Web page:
Penn Research Cited in U.S. House Push to Reauthorize PCORI

Penn Research Cited in U.S. House Push to Reauthorize PCORI

Penn Medicine Researcher Mark Neuman's Work in the Spotlight

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Penn research was a topic of discussion at the U.S. House Ways and Means Committee hearing focused on reauthorizing the nine-year-old Patient-Centered Outcomes Research Institute (PCORI). See the 3-minute video excerpt.


 

A U.S. House Ways and Means Committee hearing on reauthorizing funding for the Patient-Centered Outcomes Research Institute (PCORI) cited the University of Pennsylvania's PCORI-funded REGAIN Trial project as a prime example of that Institute's success and future value.

Reauthorization bill sponsor Rep. Donald Beyer Jr. (D-Va.) used the Penn project funded by a 2015 $11 million PCORI grant and led by Penn Medicine researcher and LDI Senior Fellow Mark Neuman, MD, MSc., to underscore how PCORI research pragmatically relates to patient care now. PCORI has funded 750 different studies since it was created by the Affordable Care Act nine years ago. Beyer cited Penn's REGAIN study and two others as examples of PCORI's achievement.

Mark Neuman

Caption

Mark Neuman, MD, MSc

'More effective decisions'
"When looking at how to improve the health care system, this is the kind of research we want to support," he told the hearing room. "How do we make the patient experience better? How do we help physicians and clinicians make more effective decisions? That's the role of PCORI."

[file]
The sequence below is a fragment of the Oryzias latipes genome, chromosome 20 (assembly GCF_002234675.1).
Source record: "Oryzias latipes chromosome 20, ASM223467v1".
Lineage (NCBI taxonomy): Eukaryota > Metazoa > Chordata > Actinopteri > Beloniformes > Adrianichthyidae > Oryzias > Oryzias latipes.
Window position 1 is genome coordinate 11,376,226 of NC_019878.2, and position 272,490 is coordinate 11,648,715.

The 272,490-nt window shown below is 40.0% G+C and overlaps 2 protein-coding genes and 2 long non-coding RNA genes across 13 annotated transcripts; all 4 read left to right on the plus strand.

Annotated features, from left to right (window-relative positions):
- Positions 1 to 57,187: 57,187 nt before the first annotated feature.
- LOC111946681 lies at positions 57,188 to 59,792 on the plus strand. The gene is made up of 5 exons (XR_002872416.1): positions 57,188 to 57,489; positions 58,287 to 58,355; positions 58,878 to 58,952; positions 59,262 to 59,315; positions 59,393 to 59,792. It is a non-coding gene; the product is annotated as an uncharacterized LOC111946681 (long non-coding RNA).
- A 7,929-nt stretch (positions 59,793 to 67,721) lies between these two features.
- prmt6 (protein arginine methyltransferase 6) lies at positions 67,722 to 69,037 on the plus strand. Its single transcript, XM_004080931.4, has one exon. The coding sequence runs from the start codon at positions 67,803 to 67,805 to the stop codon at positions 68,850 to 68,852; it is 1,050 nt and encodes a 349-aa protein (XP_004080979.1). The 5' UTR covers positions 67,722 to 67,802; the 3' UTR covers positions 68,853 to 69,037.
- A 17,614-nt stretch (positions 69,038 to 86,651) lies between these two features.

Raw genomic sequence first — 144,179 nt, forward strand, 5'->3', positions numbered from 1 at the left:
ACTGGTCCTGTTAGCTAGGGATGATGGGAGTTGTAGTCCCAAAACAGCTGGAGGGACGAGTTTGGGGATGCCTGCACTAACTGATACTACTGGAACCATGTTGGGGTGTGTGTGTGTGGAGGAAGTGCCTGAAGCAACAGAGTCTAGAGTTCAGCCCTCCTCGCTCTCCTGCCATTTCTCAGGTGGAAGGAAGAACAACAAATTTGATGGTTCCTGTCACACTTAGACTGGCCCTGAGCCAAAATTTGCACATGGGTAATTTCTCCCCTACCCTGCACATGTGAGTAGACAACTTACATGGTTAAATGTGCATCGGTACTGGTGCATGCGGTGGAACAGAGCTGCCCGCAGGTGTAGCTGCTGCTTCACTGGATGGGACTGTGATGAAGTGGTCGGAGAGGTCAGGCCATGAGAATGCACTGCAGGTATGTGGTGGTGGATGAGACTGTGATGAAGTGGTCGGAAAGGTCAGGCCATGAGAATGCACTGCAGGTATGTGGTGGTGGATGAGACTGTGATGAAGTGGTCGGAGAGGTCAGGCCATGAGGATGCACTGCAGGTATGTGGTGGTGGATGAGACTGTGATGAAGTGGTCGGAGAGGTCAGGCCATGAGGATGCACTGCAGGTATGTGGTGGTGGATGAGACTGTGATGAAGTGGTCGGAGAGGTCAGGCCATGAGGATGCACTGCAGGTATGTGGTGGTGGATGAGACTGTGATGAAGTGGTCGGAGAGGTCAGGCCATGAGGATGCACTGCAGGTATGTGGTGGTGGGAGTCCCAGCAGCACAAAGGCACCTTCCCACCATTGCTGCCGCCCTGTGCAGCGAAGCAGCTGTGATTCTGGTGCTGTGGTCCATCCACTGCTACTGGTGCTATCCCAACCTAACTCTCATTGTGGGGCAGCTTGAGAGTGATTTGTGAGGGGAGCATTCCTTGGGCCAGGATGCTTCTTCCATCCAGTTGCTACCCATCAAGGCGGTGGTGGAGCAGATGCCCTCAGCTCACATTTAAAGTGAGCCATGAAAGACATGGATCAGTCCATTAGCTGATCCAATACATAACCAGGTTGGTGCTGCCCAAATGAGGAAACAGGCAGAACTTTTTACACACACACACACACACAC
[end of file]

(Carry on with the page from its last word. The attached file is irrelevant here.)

"Patients and caregivers face complex and confusing choices," Beyer continued. "PCORI's whole research goal is not fundamental research like NIH or drug research like FDA. It's there to fill gaps in evidence for the physicians actually serving patients each and every day." 

At the end of the day-long Capitol Hill meeting, Committee members voted to approve the Protecting Access to Information for Effective and Necessary Treatment (PATIENT) Act that extends PCORI funding to 2026.

REGAIN network
"One of the reasons this was all so exciting is what it says about the network we’ve been able to build through REGAIN," said Neuman, Director of Penn Medicine's Center for Perioperative Outcomes Research and Transformation (CPORT). "The way Congressman Beyer learned about our study was through conversations with the orthopedics research team at INOVA-Fairfax Hospital in Falls Church, Virginia, which is a major recruiting site for REGAIN. It’s a great example of the kind of engagement and impact that can happen through collaborative efforts like REGAIN."

A five-year project that is three-quarters completed, the Penn REGAIN study involves 45 sites and 1,600 patients across the country. It is the largest randomized controlled trial ever done comparing the post-surgical effects of spinal vs. general anesthesia. Congressman Beyer pointed out the wide potential relevance of the work to millions of patients. 

'Negative side effects'
"I've personally seen the negative side effects," Beyer said, "When both my father and father-in-law got new knees, you saw really significant impact on their cognitive behavior after having received a general anesthesia. Their knees got well a whole lot faster than their brains did."

Neuman is the overall Principal Investigator for the REGAIN Trial; other LDI Senior Fellows involved in REGAIN include Lee Fleisher, MD, Chair of Anesthesiology and Critical Care at Penn's Perelman School of Medicine and and J. Sanford Schwartz, MD, Professor of Internal Medicine at Perelman and former LDI Executive Director.

REGAIN Trial

A quick, two-minute video overview of the REGAIN project.